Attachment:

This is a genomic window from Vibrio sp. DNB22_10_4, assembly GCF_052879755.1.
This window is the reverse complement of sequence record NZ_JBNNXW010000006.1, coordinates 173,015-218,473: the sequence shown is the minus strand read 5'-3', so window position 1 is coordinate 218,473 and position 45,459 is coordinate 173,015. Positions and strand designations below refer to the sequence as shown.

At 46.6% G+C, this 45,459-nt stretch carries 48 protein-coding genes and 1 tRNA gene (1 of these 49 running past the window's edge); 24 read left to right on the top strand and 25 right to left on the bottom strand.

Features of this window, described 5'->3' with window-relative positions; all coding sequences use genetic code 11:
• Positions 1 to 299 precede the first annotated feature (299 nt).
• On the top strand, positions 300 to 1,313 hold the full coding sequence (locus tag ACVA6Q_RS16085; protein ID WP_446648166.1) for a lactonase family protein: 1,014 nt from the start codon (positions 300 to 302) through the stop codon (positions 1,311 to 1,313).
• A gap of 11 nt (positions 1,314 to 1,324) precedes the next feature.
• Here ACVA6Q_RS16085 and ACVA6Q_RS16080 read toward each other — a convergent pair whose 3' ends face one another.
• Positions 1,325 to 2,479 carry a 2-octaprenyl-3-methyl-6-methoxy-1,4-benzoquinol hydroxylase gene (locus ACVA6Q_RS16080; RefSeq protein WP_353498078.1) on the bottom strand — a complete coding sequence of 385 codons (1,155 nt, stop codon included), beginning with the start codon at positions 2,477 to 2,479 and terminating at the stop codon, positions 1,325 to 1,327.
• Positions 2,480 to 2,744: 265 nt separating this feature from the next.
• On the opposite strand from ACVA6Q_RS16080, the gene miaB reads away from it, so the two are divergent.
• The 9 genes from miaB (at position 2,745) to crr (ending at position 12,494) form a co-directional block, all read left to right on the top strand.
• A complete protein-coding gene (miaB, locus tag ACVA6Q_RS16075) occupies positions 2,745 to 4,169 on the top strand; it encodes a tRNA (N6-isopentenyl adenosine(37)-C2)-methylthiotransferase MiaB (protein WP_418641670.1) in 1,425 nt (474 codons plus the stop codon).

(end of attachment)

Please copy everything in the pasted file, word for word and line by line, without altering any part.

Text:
This is a genomic window from Vibrio sp. DNB22_10_4, assembly GCF_052879755.1.
This window is the reverse complement of sequence record NZ_JBNNXW010000006.1, coordinates 173,015-218,473: the sequence shown is the minus strand read 5'-3', so window position 1 is coordinate 218,473 and position 45,459 is coordinate 173,015. Positions and strand designations below refer to the sequence as shown.

At 46.6% G+C, this 45,459-nt stretch carries 48 protein-coding genes and 1 tRNA gene (1 of these 49 running past the window's edge); 24 read left to right on the top strand and 25 right to left on the bottom strand.

Features of this window, described 5'->3' with window-relative positions; all coding sequences use genetic code 11:
• Positions 1 to 299 precede the first annotated feature (299 nt).
• On the top strand, positions 300 to 1,313 hold the full coding sequence (locus tag ACVA6Q_RS16085; protein ID WP_446648166.1) for a lactonase family protein: 1,014 nt from the start codon (positions 300 to 302) through the stop codon (positions 1,311 to 1,313).
• A gap of 11 nt (positions 1,314 to 1,324) precedes the next feature.
• Here ACVA6Q_RS16085 and ACVA6Q_RS16080 read toward each other — a convergent pair whose 3' ends face one another.
• Positions 1,325 to 2,479 carry a 2-octaprenyl-3-methyl-6-methoxy-1,4-benzoquinol hydroxylase gene (locus ACVA6Q_RS16080; RefSeq protein WP_353498078.1) on the bottom strand — a complete coding sequence of 385 codons (1,155 nt, stop codon included), beginning with the start codon at positions 2,477 to 2,479 and terminating at the stop codon, positions 1,325 to 1,327.
• Positions 2,480 to 2,744: 265 nt separating this feature from the next.
• On the opposite strand from ACVA6Q_RS16080, the gene miaB reads away from it, so the two are divergent.
• The 9 genes from miaB (at position 2,745) to crr (ending at position 12,494) form a co-directional block, all read left to right on the top strand.
• A complete protein-coding gene (miaB, locus tag ACVA6Q_RS16075) occupies positions 2,745 to 4,169 on the top strand; it encodes a tRNA (N6-isopentenyl adenosine(37)-C2)-methylthiotransferase MiaB (protein WP_418641670.1) in 1,425 nt (474 codons plus the stop codon).